Generations Literature Curriculum for Grades 6 and Up
After the God’s Big Story series, Generations provides more more literature sets we’ve been enjoying. Each set comes with a few Christian literature selections to read and a workbook.
My older two kids (the ones who like these short-answer style workbooks) really loved everything about the sets, especially the stories. I loved the quality Christ-focused literature!
I got all three sets below and let them pick and choose which one they’ll do next. I’ve been reading ahead on many of them as well for discussion purposes and have been blessed by them!
- Great Christian Stories for Children Set (Grades 6-8, includes Heidi, The Pilgrim’s Progress for Young Readers, and God’s Smuggler Young Reader’s Edition)
- Great Christian Adventures Set (Grades 7-9, includes The Swiss Family Robinson, Titus: A Comrade of the Cross, and The Life of Henry Martyn)
- Great Christian Stories Set (Grades 7-9, includes Robinson Crusoe, The Holy War, and The Hiding Place)
- We also have almost all of their read-aloud book collections. They’re great additions to our home library.
Note that with these resources from Generations, we can still use our read, copy/dictate, and narrate tools to practice language arts skills further.
For example, my son sometimes highlights a particularly powerful quote from the chapter he is reading and do a dictation on it to practice spelling and penmanship, and sometimes even goes on to memorize it. They also almost always do an oral narration of their reading. If they weren’t using the workbooks, I’d incorporate written narrations as well.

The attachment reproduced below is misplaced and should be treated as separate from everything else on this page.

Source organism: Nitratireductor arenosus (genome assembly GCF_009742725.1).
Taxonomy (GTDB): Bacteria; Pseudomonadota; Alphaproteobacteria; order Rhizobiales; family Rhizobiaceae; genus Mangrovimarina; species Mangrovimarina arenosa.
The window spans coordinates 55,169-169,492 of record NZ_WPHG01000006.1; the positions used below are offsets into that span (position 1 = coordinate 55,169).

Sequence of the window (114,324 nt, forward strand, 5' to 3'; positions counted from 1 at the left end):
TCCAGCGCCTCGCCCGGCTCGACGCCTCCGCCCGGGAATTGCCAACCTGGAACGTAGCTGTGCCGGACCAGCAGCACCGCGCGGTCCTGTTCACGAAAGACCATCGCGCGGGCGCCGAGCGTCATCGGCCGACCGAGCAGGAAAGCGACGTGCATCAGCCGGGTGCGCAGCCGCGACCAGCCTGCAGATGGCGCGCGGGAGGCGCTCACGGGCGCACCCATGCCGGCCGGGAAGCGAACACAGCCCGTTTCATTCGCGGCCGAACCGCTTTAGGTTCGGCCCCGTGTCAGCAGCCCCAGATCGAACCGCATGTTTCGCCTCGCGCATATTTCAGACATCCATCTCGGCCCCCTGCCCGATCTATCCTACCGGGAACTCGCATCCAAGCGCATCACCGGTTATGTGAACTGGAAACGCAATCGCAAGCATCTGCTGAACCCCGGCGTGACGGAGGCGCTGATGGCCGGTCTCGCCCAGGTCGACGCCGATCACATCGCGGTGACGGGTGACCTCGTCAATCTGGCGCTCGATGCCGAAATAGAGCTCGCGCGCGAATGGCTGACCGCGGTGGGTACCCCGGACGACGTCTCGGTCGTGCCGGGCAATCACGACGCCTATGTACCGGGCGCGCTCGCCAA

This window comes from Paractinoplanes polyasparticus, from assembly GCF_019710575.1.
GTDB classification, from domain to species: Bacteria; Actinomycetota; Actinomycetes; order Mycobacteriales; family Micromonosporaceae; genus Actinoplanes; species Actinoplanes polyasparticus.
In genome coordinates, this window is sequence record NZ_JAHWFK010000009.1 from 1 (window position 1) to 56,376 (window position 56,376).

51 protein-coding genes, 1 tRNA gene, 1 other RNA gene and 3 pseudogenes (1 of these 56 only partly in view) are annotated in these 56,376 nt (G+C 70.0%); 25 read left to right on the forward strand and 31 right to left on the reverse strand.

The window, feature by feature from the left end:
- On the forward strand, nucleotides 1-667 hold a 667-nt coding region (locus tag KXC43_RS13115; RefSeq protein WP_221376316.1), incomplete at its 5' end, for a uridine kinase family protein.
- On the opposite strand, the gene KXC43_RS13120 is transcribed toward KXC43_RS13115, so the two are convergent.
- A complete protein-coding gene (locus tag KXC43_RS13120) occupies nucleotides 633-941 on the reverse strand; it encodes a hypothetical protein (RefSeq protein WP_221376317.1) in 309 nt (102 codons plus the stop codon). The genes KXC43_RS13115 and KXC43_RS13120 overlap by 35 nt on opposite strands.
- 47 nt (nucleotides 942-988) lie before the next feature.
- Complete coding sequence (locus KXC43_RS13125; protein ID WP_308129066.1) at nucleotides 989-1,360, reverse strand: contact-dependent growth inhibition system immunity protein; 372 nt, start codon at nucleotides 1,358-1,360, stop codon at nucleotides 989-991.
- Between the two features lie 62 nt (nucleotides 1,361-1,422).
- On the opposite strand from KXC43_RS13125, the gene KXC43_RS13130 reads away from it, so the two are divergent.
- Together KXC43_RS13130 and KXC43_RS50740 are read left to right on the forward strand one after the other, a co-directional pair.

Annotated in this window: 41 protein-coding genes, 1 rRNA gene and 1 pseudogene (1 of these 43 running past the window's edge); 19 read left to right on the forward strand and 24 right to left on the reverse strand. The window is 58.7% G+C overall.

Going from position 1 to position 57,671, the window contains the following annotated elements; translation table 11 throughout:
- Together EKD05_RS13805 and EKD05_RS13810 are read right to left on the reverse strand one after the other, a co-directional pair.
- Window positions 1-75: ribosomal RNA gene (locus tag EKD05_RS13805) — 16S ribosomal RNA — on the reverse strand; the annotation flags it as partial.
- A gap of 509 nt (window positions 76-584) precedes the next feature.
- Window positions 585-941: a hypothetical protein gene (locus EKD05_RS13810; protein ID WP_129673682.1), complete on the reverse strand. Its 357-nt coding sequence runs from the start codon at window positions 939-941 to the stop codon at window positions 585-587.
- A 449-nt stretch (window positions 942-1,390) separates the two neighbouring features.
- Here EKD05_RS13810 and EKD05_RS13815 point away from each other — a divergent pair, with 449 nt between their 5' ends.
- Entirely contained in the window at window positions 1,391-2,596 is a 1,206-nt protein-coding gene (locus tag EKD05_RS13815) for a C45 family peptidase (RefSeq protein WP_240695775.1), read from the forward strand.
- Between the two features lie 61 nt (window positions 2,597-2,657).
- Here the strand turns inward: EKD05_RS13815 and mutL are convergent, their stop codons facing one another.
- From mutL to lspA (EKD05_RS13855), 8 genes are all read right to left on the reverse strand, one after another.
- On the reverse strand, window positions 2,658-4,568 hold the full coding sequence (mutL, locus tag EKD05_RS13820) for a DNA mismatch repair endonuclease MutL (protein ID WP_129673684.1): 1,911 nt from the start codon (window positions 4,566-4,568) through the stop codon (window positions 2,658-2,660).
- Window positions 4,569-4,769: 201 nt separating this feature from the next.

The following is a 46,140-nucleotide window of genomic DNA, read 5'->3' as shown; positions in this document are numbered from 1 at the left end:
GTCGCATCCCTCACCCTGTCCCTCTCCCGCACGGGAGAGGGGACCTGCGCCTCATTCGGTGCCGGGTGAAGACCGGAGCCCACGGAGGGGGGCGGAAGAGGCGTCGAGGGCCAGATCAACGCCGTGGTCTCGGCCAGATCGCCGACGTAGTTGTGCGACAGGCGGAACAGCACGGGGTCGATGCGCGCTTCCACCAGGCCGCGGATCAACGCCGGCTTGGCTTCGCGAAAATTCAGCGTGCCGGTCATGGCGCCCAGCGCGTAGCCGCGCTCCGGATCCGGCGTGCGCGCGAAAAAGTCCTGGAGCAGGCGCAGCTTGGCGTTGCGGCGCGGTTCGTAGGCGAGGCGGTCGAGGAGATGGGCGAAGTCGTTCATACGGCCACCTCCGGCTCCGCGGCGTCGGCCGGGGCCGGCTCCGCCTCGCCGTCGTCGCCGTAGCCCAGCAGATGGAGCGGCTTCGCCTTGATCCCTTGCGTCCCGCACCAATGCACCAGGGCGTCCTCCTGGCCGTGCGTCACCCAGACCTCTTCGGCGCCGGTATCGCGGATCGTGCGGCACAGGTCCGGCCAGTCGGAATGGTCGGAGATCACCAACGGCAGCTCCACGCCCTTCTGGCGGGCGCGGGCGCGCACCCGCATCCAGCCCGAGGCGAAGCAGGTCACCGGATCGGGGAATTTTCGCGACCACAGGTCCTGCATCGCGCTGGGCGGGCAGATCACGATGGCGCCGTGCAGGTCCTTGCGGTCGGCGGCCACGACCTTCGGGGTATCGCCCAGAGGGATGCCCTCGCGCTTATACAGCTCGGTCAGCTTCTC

Generations has been an excellent addition to our Bible-based language arts homeschool approach!
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More Favorite Curriculum & Resources
Now, not all of our curriculum selections are Bible-based. For example, the tools we use to teach our kids to read or for extra spelling help don’t include Christian content. However, we use several Christian resources for our Bible-based language arts approach and they are a huge blessing to our homeschool.
In addition to the Bible itself and the Generations curriculum, below are some other favorites we enjoy.
Bible Road Trip
Bible Road Trip is the Bible curriculum we’ve used from the beginning and I LOVE It. Four days a week we read the assigned Scripture together and discuss. My older kids have their own Scripture readings and book assignments as well.
Sound Words for Kids: Lessons in Theology